On Feb. 16, the Smithsonian’s National Museum of American History collected a selection of materials from Shiva Ayyadurai of MIT. In accepting these objects, the museum did not claim that Ayyadurai was “the inventor of email,” as some press accounts have alleged.
Exchanging messages through computer systems, what most people call “email,” predates the work of Ayyadurai. However, the museum found that Ayyadurai’s materials served as signposts to several stories about the American experience. The objects collected include: two program printouts, two tape cassettes, a reel of computer tape and a variety of other materials related to an electronic mail program Ayyadurai developed for the College of Medicine and Dentistry of New Jersey as a high school student at Livingston High School in Livingston, N.J., in 1979. He continued to maintain that program for a few years as an MIT undergraduate. The museum found the materials historically interesting and worth collecting for several reasons:
- One important story these materials document relates to computer education. Personal computers had begun to enter American homes in the late 1970s, but they were expensive, untrustworthy and not very powerful. To introduce students to computing, the U.S. government, private foundations and universities combined to fund and staff summer programs for high school students. Ayyadurai participated in such a program at New York University’s Courant Institute in summer 1978, where he had an intense introduction to programming. He gave the museum a few documents relating to this experience.
- A second story relates to the role of computers in medicine. Thus far, most scholarship in the area has focused on the role of computers in medical research and instrumentation. However, these materials document an effort to innovate in medical communication systems. In 1979, Ayyadurai worked under the supervision of Leslie P. Michelson of the New Jersey College of Medicine and Dentistry to design and implement a customized electronic mail system for the research staff of the medical school, who used an HP1000 minicomputer. Most of the documents he gave to the museum relate to this work. They include a printout of his FORTRAN program, which he named “EMAIL,” as well as documents used to explain this new way of communicating with staff and an example of a request for debugging. The EMAIL project proved sufficiently successful for Ayyadurai to use it as the basis of a Westinghouse Science Talent Search project prepared in 1980. The donation also included materials relating to this award.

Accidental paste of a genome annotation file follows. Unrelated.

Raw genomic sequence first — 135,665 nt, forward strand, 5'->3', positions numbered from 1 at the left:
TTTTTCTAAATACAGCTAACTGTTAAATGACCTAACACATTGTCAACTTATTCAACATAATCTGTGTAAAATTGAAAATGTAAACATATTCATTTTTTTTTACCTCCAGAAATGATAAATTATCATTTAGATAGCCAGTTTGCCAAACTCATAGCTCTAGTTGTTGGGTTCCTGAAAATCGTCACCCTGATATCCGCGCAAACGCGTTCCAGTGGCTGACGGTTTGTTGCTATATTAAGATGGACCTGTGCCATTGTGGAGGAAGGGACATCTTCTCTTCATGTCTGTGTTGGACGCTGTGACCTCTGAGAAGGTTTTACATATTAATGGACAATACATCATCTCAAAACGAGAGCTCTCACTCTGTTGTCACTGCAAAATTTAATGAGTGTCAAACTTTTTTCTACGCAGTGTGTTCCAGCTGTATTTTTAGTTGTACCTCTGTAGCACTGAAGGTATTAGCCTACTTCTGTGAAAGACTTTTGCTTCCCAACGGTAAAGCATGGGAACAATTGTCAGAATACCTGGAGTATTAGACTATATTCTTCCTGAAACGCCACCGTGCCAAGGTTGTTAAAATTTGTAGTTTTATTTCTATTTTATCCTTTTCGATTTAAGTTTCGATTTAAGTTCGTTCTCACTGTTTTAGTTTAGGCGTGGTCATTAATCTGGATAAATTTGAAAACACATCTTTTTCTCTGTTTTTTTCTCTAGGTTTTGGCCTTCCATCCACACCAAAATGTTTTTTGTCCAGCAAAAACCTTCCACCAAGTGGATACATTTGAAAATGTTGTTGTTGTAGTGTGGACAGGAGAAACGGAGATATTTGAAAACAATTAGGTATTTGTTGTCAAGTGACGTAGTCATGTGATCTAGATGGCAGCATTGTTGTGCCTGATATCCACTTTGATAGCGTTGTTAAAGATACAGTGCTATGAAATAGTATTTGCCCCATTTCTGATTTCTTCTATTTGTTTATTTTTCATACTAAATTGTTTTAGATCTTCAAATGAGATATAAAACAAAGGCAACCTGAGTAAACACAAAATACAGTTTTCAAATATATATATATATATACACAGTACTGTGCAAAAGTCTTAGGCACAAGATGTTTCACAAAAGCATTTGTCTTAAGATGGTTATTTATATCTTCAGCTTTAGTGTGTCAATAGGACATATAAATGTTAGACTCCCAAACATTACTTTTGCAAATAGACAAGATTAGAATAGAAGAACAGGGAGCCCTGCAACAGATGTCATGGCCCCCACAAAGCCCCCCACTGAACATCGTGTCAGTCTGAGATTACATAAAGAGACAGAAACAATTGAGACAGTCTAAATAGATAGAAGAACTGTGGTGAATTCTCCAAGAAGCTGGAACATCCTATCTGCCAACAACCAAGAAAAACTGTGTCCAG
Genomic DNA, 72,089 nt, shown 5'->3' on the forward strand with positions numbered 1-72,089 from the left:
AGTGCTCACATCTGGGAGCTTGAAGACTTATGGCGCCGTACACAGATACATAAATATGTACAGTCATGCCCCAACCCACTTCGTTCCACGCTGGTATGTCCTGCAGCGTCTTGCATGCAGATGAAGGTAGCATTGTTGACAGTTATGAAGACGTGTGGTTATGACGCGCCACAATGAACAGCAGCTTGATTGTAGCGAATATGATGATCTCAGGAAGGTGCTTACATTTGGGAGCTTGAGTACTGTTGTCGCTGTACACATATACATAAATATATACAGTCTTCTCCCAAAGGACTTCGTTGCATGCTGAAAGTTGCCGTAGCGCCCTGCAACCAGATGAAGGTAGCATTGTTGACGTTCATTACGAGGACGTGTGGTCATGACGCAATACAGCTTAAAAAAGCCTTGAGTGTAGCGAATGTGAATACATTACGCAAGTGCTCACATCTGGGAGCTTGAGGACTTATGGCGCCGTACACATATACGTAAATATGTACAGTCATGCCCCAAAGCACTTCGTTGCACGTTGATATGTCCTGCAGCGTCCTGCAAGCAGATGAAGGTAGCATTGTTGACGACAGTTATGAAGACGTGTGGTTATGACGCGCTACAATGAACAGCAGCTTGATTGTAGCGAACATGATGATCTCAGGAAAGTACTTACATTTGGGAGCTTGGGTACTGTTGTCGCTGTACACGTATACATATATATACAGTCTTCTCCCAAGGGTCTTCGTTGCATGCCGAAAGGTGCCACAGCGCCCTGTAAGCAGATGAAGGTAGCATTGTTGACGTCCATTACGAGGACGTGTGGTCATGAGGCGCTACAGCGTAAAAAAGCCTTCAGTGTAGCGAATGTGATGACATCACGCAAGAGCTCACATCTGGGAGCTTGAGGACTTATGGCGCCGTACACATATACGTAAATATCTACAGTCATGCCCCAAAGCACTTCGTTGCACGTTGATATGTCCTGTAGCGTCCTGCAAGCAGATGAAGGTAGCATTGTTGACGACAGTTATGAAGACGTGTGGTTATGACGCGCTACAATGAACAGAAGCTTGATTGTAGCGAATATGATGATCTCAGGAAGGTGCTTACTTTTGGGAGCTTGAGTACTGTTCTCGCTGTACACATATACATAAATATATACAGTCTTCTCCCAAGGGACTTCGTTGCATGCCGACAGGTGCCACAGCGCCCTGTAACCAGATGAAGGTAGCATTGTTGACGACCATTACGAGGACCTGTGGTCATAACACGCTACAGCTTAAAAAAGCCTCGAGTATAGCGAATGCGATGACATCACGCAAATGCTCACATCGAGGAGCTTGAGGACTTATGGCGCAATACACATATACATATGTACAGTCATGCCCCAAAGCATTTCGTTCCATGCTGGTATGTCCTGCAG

At the time Ayyadurai’s work was done, computer software could not be patented. However, in 1982, he took out a copyright registration for his “EMAIL” program, as well as the related user’s manual. Two years later he copyrighted an improved system, “EMS,” that included not only a version of “EMAIL,” but several other programs. He has given the copyright documents to the Smithsonian, as well as a printout of the new form of EMAIL.
Many innovations are conceived independently in different settings. Historians who have documented the early history of electronic messaging have largely focused on the use of large networked computers, especially those linked to the ARPANET in the early 1970s. Ayyadurai’s story reveals a contrasting approach, focusing on communicating via linked computer terminals in an ordinary office situation. The system was localized, linking only three campuses rather than multiple large institutions. It was a small enterprise, rather than a big enterprise story.